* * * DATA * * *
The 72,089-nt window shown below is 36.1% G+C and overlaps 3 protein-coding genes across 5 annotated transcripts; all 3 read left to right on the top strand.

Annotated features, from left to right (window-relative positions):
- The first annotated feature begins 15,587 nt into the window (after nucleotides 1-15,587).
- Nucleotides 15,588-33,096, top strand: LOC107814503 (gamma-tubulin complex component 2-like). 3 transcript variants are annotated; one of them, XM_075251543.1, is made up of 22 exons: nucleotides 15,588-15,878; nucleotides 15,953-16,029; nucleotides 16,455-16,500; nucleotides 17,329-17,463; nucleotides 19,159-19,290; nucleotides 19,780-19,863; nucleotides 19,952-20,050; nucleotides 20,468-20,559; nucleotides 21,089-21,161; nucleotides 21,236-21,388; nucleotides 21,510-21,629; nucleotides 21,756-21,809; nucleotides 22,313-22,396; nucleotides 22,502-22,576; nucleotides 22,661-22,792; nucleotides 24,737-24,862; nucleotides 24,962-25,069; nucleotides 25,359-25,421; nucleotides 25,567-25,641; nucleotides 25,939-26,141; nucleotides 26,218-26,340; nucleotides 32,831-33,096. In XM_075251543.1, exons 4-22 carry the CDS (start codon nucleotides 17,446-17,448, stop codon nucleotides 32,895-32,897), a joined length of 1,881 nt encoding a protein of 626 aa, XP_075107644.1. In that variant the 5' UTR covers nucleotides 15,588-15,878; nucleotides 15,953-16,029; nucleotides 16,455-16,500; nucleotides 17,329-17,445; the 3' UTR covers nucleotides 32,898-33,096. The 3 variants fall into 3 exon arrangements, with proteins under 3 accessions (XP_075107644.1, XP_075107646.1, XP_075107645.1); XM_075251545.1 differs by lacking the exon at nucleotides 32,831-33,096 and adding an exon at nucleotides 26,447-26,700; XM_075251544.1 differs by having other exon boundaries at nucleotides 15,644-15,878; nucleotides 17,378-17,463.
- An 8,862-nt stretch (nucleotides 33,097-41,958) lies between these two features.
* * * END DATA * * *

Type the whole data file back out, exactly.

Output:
The 72,089-nt window shown below is 36.1% G+C and overlaps 3 protein-coding genes across 5 annotated transcripts; all 3 read left to right on the top strand.

Annotated features, from left to right (window-relative positions):
- The first annotated feature begins 15,587 nt into the window (after nucleotides 1-15,587).
- Nucleotides 15,588-33,096, top strand: LOC107814503 (gamma-tubulin complex component 2-like). 3 transcript variants are annotated; one of them, XM_075251543.1, is made up of 22 exons: nucleotides 15,588-15,878; nucleotides 15,953-16,029; nucleotides 16,455-16,500; nucleotides 17,329-17,463; nucleotides 19,159-19,290; nucleotides 19,780-19,863; nucleotides 19,952-20,050; nucleotides 20,468-20,559; nucleotides 21,089-21,161; nucleotides 21,236-21,388; nucleotides 21,510-21,629; nucleotides 21,756-21,809; nucleotides 22,313-22,396; nucleotides 22,502-22,576; nucleotides 22,661-22,792; nucleotides 24,737-24,862; nucleotides 24,962-25,069; nucleotides 25,359-25,421; nucleotides 25,567-25,641; nucleotides 25,939-26,141; nucleotides 26,218-26,340; nucleotides 32,831-33,096. In XM_075251543.1, exons 4-22 carry the CDS (start codon nucleotides 17,446-17,448, stop codon nucleotides 32,895-32,897), a joined length of 1,881 nt encoding a protein of 626 aa, XP_075107644.1. In that variant the 5' UTR covers nucleotides 15,588-15,878; nucleotides 15,953-16,029; nucleotides 16,455-16,500; nucleotides 17,329-17,445; the 3' UTR covers nucleotides 32,898-33,096. The 3 variants fall into 3 exon arrangements, with proteins under 3 accessions (XP_075107644.1, XP_075107646.1, XP_075107645.1); XM_075251545.1 differs by lacking the exon at nucleotides 32,831-33,096 and adding an exon at nucleotides 26,447-26,700; XM_075251544.1 differs by having other exon boundaries at nucleotides 15,644-15,878; nucleotides 17,378-17,463.
- An 8,862-nt stretch (nucleotides 33,097-41,958) lies between these two features.